As you can see from the image, the business card reader performs OCR on business cards and both extracts and labels all the common fields.
Category classification (preview)
The category classification service reads text in any of seven languages and applies a prebuilt model to classify the customer feedback into predefined categories. The current categories are Issues, Compliment, Customer Service, Documentation, Price & Billing, and Staff.
Entity extraction can use a prebuilt or custom model to extract entities from free text in any of seven languages. There are 25 supported entity types in the prebuilt model.
The identity document reader prebuilt model extracts information from passports, US driver’s licenses, US social security cards, and US green cards.
Processing invoices requires handling tables of line items as well as global values.
Key phrase extraction
Key phrase extraction is a way to extract the main talking points from a free text document. Unlike an entity extraction model, key phrase extraction identifies whatever’s in the text rather than looking for specific words and phrases.
Language detection is often the first stage of a text processing flow. Once you know the language of a document, you can go on to analyze its sentiment, extract key phrases, and translate it to another language.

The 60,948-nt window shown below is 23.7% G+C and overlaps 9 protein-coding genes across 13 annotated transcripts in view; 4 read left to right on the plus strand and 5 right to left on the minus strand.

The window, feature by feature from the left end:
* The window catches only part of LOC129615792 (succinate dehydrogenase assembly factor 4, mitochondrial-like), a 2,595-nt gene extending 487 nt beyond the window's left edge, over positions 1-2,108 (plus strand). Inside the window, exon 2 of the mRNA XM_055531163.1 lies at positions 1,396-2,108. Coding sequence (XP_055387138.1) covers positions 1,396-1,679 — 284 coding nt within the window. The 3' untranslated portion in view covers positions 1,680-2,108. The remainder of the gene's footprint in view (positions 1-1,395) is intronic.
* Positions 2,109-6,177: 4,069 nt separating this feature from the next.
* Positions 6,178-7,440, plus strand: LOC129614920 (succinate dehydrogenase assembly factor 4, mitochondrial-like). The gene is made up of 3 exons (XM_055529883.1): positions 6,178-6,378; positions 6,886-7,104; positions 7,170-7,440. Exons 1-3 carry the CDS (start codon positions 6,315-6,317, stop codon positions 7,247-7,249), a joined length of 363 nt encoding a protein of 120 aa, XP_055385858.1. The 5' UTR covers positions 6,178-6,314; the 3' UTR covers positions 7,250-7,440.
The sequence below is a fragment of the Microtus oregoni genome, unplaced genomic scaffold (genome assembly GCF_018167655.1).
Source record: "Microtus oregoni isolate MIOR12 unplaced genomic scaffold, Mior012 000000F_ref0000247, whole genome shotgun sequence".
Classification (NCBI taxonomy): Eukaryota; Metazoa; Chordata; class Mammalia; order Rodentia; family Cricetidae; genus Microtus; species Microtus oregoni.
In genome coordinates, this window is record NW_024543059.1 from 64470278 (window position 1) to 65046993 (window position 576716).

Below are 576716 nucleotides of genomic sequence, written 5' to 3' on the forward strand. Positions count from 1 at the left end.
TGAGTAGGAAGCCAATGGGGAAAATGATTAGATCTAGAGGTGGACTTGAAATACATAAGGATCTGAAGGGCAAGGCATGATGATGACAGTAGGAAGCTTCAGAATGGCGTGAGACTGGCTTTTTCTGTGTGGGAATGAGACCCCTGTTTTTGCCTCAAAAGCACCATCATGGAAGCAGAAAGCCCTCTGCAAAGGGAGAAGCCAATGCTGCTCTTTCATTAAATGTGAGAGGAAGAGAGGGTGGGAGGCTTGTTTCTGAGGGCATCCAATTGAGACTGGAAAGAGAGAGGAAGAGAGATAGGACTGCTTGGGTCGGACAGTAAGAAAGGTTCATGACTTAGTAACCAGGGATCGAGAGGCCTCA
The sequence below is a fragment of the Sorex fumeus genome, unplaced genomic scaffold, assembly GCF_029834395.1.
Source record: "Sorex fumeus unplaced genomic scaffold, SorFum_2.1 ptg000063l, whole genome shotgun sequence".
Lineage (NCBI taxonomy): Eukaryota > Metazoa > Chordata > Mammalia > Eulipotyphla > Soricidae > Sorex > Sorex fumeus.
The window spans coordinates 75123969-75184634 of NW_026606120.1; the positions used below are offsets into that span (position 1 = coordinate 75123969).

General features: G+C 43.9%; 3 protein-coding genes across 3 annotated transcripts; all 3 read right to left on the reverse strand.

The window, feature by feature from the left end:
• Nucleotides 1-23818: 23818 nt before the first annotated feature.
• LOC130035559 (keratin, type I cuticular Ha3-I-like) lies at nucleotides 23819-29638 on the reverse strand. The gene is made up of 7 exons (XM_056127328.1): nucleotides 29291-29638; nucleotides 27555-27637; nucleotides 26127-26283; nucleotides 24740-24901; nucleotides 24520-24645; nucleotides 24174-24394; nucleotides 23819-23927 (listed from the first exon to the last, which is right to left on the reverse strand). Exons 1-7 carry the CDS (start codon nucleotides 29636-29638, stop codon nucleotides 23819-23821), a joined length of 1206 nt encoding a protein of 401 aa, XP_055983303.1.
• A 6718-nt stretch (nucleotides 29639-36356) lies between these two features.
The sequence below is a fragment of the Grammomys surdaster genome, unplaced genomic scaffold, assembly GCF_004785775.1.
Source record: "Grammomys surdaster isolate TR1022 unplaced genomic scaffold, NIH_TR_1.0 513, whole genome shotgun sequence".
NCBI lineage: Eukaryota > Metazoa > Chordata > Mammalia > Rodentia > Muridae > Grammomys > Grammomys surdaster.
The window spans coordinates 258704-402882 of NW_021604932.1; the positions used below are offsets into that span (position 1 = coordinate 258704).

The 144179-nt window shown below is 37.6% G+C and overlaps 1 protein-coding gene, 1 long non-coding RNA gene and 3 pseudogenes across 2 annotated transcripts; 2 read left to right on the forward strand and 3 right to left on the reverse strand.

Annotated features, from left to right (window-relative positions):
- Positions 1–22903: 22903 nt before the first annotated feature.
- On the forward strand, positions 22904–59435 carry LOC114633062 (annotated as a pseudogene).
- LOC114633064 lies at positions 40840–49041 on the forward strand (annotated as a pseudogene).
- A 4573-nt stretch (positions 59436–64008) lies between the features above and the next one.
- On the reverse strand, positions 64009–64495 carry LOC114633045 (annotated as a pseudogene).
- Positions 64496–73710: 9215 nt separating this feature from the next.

Like invoice processing, receipt processing has to handle lists of items as well as global values. Dealing with crumpled invoices is a common use case.
Identifying the sentiment of text can be a useful way to control how the message should be processed further. Positive sentiment might flow into a queue of endorsements for use by marketing, while negative sentiment might trigger a response from customer service.
Text recognition is a generalized OCR process that tries to extract all the text from an image.
The text translation model includes source language identification, so you don’t have to invoke that separately, although if you know the source language you can specify it to skip the detection step. This text translation is rated as “real-time” and is limited to 10,000 characters at a time.
AI Builder in SharePoint and Teams
To use AI Builder in Teams, install the Power Automate app in Teams. Then you can create flows to use from the AI Builder templates.
Microsoft now has an extensive set of low-code AI and ML capabilities built into the AI Builder section of Power Apps and Power Automate, currently on a preview basis. Microsoft’s competitors in this space aren’t sitting back and ignoring AI, however, and this snapshot won’t be the final word in the field.
Overall, Power Apps is shaping up to be a rather nice low-code development environment with the addition of the new AI and ML capabilities, although it’s certainly not there yet. While the combination of Power Automate flows, AI, and Power Apps seems a bit random at first glance, it could turn out to be a powerful combination.